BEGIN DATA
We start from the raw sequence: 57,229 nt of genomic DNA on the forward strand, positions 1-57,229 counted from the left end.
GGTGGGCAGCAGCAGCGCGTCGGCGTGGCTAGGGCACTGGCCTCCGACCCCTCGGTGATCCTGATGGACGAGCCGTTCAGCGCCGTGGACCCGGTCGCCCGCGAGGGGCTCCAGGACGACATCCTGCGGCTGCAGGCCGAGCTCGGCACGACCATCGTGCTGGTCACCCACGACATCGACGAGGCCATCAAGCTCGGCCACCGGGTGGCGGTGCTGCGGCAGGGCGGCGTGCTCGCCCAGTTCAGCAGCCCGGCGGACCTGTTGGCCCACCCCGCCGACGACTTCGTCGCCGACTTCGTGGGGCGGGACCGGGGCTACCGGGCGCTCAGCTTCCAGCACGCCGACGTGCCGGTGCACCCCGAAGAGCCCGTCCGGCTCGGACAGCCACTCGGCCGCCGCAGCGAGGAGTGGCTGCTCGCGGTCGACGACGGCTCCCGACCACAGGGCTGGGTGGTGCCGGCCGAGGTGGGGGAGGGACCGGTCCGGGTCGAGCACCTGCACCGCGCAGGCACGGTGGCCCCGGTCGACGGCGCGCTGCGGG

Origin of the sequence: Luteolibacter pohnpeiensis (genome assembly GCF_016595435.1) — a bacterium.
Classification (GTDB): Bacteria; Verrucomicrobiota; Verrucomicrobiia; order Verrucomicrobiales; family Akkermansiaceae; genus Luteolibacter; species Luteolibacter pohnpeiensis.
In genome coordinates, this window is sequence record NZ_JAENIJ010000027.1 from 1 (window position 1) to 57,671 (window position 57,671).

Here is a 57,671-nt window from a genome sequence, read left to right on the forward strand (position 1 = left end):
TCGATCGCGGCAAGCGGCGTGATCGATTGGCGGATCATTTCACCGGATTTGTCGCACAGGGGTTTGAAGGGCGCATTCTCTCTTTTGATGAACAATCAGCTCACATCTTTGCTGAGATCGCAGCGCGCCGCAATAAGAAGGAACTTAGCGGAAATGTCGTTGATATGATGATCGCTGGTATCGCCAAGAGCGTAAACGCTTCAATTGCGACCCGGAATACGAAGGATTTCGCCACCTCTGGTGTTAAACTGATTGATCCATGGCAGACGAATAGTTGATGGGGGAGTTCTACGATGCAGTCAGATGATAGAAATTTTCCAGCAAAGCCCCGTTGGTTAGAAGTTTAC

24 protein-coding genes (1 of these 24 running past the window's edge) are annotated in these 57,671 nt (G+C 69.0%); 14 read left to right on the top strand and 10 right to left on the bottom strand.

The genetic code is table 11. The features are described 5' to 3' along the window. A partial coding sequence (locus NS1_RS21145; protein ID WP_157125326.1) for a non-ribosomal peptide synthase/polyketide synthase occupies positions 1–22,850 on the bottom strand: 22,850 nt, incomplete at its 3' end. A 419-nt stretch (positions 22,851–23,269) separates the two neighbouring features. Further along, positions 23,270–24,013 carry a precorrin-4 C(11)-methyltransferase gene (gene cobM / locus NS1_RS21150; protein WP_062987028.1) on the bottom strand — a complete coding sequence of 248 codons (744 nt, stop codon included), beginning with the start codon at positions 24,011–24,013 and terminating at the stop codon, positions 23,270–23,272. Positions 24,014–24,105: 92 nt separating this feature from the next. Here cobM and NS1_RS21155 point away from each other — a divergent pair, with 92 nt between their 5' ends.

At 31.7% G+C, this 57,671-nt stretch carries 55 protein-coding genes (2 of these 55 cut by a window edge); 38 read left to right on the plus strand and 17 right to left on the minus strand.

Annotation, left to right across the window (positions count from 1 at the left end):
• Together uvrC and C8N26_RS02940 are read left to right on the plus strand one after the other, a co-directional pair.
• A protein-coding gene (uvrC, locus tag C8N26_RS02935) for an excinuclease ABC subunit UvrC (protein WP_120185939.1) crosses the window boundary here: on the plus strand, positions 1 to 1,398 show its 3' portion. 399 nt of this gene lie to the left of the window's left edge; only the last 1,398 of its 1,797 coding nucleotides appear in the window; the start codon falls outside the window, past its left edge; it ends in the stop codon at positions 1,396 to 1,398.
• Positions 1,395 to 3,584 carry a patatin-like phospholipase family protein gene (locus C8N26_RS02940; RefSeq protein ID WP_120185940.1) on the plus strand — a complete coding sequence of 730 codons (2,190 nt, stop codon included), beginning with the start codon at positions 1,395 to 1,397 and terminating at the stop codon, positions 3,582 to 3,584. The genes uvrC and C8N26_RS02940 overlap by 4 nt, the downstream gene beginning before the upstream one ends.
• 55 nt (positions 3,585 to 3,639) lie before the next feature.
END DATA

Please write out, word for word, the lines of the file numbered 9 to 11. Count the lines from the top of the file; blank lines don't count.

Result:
The genetic code is table 11. The features are described 5' to 3' along the window. A partial coding sequence (locus NS1_RS21145; protein ID WP_157125326.1) for a non-ribosomal peptide synthase/polyketide synthase occupies positions 1–22,850 on the bottom strand: 22,850 nt, incomplete at its 3' end. A 419-nt stretch (positions 22,851–23,269) separates the two neighbouring features. Further along, positions 23,270–24,013 carry a precorrin-4 C(11)-methyltransferase gene (gene cobM / locus NS1_RS21150; protein WP_062987028.1) on the bottom strand — a complete coding sequence of 248 codons (744 nt, stop codon included), beginning with the start codon at positions 24,011–24,013 and terminating at the stop codon, positions 23,270–23,272. Positions 24,014–24,105: 92 nt separating this feature from the next. Here cobM and NS1_RS21155 point away from each other — a divergent pair, with 92 nt between their 5' ends.

At 31.7% G+C, this 57,671-nt stretch carries 55 protein-coding genes (2 of these 55 cut by a window edge); 38 read left to right on the plus strand and 17 right to left on the minus strand.

Annotation, left to right across the window (positions count from 1 at the left end):